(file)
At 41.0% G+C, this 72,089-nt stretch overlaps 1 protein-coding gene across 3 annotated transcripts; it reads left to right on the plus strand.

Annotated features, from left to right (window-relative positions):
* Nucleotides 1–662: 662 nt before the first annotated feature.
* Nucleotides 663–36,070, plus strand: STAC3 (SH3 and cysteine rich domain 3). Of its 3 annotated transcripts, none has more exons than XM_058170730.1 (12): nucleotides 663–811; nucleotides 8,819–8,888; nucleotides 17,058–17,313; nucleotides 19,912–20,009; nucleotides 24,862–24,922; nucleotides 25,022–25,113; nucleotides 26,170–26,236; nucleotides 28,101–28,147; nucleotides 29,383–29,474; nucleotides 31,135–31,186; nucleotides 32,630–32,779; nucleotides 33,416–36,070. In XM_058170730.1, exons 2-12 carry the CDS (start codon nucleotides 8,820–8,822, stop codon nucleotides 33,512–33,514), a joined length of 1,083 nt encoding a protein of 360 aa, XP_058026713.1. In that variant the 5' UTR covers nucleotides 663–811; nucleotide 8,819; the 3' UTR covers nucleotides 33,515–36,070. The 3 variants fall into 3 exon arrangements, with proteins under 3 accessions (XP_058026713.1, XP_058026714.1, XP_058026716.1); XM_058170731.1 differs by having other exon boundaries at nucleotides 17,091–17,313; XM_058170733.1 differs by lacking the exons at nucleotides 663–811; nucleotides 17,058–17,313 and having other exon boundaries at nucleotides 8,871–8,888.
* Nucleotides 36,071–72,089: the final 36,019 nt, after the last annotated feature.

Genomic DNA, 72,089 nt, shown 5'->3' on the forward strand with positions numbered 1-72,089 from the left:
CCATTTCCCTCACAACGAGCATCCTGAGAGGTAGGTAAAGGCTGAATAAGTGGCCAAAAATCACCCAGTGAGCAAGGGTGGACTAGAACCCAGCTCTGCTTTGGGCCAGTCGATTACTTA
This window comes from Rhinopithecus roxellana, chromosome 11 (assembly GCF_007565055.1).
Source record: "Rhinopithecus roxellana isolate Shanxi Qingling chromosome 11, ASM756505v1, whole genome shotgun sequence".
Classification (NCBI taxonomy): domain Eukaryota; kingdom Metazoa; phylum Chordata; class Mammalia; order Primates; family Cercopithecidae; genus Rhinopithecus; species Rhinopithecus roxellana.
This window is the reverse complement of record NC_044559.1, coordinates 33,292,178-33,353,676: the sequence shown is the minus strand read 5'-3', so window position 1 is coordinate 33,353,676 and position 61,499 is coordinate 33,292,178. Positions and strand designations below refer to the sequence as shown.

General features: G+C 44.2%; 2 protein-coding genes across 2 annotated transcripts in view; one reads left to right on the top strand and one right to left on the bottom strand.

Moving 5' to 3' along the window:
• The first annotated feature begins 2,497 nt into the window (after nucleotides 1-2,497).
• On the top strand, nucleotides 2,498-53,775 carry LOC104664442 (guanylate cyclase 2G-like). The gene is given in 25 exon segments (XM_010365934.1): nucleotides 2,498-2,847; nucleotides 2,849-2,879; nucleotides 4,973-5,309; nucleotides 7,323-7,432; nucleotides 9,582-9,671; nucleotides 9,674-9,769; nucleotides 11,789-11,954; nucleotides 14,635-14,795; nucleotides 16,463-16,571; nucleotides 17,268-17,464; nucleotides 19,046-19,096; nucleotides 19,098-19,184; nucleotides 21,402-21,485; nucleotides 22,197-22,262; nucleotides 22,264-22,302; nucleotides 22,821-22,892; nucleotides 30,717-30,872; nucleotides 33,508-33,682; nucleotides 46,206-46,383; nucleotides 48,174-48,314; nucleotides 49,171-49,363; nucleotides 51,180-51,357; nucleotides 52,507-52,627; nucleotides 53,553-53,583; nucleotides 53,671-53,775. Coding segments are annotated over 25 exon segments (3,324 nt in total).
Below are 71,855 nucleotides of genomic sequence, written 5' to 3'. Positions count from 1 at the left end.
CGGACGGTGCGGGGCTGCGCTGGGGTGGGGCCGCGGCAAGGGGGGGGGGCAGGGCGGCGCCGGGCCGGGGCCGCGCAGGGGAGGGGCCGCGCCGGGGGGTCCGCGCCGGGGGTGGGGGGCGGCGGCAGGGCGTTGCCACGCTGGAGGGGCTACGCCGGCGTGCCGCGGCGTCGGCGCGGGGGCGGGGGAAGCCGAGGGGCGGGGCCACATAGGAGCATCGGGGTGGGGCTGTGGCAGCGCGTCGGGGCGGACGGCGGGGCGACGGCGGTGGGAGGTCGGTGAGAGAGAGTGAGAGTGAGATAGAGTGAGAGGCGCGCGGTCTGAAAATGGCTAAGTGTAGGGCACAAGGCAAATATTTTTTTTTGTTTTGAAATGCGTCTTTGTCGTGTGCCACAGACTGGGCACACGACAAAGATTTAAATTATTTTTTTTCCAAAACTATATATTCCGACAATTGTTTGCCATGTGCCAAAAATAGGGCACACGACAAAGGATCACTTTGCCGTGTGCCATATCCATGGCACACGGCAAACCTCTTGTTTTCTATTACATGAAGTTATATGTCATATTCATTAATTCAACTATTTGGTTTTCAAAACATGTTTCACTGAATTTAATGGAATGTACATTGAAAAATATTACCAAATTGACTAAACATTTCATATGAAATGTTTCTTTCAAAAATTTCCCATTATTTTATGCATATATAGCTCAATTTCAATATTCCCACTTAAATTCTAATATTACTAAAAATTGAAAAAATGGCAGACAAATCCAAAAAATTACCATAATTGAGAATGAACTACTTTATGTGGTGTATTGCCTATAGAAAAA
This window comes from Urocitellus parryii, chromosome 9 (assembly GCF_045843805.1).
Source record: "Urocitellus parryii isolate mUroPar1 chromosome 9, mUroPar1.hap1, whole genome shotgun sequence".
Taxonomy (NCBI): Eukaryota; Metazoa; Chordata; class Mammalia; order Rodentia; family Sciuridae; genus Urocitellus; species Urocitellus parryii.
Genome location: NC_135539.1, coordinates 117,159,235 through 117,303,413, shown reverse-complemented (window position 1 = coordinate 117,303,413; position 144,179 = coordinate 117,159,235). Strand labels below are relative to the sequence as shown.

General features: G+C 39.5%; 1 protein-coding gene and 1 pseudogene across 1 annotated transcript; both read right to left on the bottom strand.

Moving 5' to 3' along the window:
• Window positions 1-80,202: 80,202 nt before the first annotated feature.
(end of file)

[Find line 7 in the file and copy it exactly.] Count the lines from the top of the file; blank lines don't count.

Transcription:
CCATTTCCCTCACAACGAGCATCCTGAGAGGTAGGTAAAGGCTGAATAAGTGGCCAAAAATCACCCAGTGAGCAAGGGTGGACTAGAACCCAGCTCTGCTTTGGGCCAGTCGATTACTTA